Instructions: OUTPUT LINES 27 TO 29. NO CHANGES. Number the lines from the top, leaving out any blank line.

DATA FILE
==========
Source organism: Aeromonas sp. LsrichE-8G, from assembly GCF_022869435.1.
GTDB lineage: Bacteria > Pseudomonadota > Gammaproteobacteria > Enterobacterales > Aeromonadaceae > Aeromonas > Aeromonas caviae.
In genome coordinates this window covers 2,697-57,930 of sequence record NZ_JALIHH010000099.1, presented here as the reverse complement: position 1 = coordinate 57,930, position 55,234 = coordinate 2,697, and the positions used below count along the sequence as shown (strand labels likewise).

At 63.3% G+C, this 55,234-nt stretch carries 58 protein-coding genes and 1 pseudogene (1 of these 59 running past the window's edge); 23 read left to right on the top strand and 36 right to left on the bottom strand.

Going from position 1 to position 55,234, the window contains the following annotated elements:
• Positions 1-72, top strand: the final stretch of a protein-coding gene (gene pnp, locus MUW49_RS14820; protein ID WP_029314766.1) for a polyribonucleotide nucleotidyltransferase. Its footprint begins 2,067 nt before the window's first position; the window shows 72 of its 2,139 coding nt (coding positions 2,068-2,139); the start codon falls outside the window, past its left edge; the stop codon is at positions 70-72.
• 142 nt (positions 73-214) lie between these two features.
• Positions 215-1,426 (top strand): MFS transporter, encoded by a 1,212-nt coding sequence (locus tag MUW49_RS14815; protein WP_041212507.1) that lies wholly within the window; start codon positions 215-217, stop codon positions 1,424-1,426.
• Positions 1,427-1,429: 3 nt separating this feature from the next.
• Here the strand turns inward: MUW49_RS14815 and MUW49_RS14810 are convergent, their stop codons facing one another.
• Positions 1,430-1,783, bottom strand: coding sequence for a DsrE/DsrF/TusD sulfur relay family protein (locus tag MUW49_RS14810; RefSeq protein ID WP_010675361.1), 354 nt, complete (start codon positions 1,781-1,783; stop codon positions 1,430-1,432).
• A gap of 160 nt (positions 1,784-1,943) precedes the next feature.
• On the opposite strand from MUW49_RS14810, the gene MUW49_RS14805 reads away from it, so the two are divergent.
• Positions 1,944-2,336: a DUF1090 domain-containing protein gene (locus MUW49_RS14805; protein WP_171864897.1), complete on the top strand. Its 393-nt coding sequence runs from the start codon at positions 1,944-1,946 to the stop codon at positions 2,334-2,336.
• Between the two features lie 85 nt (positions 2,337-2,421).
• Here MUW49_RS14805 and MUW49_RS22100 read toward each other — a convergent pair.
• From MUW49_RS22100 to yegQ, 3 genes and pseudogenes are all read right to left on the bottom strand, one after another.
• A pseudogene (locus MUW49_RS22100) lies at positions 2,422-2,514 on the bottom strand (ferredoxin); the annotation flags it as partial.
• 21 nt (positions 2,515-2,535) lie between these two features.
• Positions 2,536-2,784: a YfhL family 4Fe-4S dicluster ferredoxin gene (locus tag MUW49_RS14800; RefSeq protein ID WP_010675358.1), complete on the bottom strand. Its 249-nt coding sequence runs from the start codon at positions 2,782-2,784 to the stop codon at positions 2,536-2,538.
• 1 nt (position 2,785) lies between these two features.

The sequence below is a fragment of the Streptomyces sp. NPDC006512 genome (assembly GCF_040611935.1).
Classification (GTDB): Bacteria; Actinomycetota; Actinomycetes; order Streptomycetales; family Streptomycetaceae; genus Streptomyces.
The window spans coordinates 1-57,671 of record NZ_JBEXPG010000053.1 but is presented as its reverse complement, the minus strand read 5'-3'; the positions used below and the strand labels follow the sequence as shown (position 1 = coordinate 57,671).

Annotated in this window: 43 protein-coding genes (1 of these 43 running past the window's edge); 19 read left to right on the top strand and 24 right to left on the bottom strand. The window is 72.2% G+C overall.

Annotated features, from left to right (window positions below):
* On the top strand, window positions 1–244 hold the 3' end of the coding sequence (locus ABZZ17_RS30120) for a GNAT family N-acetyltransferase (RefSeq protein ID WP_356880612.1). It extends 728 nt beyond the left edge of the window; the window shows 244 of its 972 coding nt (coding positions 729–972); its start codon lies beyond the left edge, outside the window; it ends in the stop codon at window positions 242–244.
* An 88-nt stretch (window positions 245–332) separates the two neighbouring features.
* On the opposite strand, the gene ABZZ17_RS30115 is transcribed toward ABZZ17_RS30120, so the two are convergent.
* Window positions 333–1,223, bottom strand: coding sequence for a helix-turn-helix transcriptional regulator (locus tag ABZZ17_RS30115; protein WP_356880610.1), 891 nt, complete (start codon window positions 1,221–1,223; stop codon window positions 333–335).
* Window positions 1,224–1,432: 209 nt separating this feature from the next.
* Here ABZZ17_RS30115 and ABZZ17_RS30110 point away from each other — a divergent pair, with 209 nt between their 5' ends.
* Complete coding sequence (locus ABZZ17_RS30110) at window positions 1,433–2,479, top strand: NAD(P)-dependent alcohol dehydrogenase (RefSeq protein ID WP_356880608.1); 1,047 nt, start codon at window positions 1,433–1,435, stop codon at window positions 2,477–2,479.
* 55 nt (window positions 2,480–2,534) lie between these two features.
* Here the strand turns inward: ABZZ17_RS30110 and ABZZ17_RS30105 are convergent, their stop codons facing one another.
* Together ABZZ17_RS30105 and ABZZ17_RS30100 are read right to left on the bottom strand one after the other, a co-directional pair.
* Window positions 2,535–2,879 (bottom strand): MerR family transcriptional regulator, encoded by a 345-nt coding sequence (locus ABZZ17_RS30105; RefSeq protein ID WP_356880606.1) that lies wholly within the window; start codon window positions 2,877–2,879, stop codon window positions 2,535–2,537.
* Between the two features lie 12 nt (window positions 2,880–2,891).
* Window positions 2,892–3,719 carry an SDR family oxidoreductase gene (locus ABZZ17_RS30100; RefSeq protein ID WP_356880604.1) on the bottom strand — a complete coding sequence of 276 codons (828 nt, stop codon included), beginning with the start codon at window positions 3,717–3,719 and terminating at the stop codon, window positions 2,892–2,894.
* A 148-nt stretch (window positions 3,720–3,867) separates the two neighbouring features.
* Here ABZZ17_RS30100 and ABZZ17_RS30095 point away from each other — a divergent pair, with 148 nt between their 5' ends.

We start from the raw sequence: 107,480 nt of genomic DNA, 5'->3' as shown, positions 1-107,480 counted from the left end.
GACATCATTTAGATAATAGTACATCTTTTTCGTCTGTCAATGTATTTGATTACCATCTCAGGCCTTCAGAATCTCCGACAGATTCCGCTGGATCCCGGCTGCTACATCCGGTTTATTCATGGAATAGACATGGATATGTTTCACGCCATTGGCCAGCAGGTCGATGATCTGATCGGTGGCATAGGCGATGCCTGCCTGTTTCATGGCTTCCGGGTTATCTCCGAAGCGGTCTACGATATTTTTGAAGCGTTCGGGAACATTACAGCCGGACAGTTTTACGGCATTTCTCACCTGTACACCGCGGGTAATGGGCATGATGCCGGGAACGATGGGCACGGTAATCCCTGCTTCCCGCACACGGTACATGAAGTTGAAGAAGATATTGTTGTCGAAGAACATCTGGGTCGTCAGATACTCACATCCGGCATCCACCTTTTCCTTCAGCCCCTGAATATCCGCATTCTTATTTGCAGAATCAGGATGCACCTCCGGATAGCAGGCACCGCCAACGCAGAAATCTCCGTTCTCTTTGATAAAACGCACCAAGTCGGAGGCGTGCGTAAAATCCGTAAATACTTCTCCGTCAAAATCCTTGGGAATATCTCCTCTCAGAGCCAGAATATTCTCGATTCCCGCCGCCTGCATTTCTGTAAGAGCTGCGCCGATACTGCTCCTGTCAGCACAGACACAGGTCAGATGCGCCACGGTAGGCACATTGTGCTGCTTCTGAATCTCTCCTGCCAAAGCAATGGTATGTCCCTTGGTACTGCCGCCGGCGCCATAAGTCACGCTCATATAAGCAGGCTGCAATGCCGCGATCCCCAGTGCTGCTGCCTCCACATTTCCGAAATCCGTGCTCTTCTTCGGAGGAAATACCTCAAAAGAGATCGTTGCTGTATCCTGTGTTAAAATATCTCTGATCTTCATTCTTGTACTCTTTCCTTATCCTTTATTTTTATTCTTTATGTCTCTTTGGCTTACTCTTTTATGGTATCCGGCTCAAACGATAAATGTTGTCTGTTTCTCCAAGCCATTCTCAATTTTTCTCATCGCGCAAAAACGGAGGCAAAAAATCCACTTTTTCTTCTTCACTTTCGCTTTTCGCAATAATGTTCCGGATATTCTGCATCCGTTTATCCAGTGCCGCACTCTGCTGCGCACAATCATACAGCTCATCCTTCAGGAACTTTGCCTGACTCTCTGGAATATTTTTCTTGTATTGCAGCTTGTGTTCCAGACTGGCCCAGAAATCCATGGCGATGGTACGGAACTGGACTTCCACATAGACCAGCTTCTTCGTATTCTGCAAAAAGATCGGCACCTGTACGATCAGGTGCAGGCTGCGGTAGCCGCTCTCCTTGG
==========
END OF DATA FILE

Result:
* On the top strand, window positions 1–244 hold the 3' end of the coding sequence (locus ABZZ17_RS30120) for a GNAT family N-acetyltransferase (RefSeq protein ID WP_356880612.1). It extends 728 nt beyond the left edge of the window; the window shows 244 of its 972 coding nt (coding positions 729–972); its start codon lies beyond the left edge, outside the window; it ends in the stop codon at window positions 242–244.
* An 88-nt stretch (window positions 245–332) separates the two neighbouring features.
* On the opposite strand, the gene ABZZ17_RS30115 is transcribed toward ABZZ17_RS30120, so the two are convergent.